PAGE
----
By ASHLEY HELMS
An icy forecast on Dec. 8 didn’t deter village residents from making their way to Harbor Island Park in their heavy winter jackets and scarves to get into the holiday spirit.
It was that time of year again, the annual Village of Mamaroneck tree lighting social.
Snow flurries could be seen falling from the sky and families surrounded small bonfires to roast sausage links, make S’mores and stay warm in face of the blustery weather. Inside the beach pavilion, the line to see Santa and Mrs. Claus stretched throughout, and out of, the building. Young children were entertained with hot chocolate and event volunteers dressed as Dr. Seuss’s iconic Cat in the Hat and Thing 1 and Thing 2.
The event has been bringing the community together for the past eight years. This year, the festivities were sponsored by TD Bank, the Harrison-Mamaroneck Rotary Club and the Kiwanis Club of Mamaroneck. The sponsorships paid for the party, which included snacks laid out on picnic tables for roasting over the open fires.
Rosanne Saracino, superint-endent of recreation for the village, was dressed as a snow princess and sported a white, sparkly dress that dragged on the ground behind her as she posed for pictures with attendees. Saracino said the tree lighting social was her creation as a service to the community.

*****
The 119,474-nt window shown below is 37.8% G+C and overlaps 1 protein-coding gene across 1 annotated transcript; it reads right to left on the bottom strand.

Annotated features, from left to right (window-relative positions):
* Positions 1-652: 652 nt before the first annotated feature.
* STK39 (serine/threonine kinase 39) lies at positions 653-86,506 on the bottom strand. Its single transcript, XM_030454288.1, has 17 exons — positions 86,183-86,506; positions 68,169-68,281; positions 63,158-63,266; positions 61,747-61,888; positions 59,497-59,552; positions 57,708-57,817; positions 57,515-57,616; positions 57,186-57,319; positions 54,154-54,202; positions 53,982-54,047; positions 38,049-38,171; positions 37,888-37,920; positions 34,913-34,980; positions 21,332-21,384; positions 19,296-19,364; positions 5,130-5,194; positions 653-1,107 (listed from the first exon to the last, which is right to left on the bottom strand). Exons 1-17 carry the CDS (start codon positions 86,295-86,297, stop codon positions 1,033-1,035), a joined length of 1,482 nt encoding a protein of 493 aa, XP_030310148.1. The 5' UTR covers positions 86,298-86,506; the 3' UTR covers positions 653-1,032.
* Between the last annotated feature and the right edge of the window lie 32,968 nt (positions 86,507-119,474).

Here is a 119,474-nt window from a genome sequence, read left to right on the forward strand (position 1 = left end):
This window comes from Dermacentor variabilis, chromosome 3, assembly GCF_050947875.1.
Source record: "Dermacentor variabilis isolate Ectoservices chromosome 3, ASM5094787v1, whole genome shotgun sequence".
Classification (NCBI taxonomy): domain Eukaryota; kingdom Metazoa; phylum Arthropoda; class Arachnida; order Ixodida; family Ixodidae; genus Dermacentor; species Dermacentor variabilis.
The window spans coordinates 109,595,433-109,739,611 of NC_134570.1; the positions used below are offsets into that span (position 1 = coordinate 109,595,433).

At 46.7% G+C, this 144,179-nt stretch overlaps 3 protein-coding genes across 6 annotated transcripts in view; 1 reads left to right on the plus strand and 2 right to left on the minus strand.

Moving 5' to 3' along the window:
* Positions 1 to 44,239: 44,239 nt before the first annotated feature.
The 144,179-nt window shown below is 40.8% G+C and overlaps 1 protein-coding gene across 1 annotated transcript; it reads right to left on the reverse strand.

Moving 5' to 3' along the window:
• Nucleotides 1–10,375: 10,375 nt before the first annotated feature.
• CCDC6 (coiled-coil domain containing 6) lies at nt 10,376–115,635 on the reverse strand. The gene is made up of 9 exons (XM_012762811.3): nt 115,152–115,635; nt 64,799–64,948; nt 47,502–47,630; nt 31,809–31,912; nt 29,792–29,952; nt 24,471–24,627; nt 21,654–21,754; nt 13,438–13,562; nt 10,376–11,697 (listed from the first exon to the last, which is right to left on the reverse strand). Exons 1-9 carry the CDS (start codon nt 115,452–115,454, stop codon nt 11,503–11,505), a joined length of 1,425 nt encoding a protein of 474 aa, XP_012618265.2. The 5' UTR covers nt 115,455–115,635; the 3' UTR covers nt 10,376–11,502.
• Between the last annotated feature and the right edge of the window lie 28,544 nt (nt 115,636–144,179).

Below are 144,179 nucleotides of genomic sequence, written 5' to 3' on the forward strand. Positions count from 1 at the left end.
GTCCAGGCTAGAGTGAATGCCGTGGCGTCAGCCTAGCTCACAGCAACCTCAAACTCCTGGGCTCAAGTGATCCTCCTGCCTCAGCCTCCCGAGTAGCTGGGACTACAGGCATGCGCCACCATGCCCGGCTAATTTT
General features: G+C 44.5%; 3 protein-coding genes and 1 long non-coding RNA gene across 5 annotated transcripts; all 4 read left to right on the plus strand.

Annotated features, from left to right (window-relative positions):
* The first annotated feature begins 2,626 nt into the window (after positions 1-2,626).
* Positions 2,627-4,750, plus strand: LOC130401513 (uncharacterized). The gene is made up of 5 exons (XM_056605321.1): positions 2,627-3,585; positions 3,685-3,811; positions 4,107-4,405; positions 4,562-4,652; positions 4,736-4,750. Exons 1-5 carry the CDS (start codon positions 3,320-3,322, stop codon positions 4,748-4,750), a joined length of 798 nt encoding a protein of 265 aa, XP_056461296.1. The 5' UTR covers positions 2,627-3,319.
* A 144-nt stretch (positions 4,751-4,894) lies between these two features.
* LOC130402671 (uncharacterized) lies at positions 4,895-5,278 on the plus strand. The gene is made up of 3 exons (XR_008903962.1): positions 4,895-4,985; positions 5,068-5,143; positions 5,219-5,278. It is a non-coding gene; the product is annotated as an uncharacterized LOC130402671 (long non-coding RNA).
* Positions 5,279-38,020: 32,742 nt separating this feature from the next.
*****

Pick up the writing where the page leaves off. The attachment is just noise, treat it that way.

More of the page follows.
“I decided to offer a program because there wasn’t anything like this in the area; program coordinating is what I was hired to do,” she said.
Attendance has also seen a significant increase since the event’s inception in 2005. Ac-cording to Saracino, only 89 people attended the first year; 1,246 showed up last year, even though it occurred just three months after Hurricane Sandy caused flood damage in the village and the park. There wasn’t data on the attendance of this year’s event yet, but Saracino said there was a good turnout.
“People love it; there were people who showed up at 3:30 p.m. when the event didn’t start until 4 p.m.,” she said.
Saracino wasn’t the only tree lighting volunteer who was in costume to entertain guests.
Dressed as a Christmas tree with shoes made to resemble wrapped gifts, Katie Scimia, 22, said she started volunteering at the event in 2008 after a family friend suggested she get involved.
On the beach, a Larchmont resident and her family admired a display of decorations.
Christy Wendell checked out the light-up Christmas figures set up by the harbor with her two children. She said this was her first time attending the event and decided to go after friends told her how much fun it was.
They arrived a little early so her two daughters wouldn’t have to wait too long to see Santa.
Wendell said that, even though the nighttime temperature was quite cold, she thought the weather added to the festive nature of the event.
“I think the snow makes it even better,” she said. “It’s so much nicer for the season.”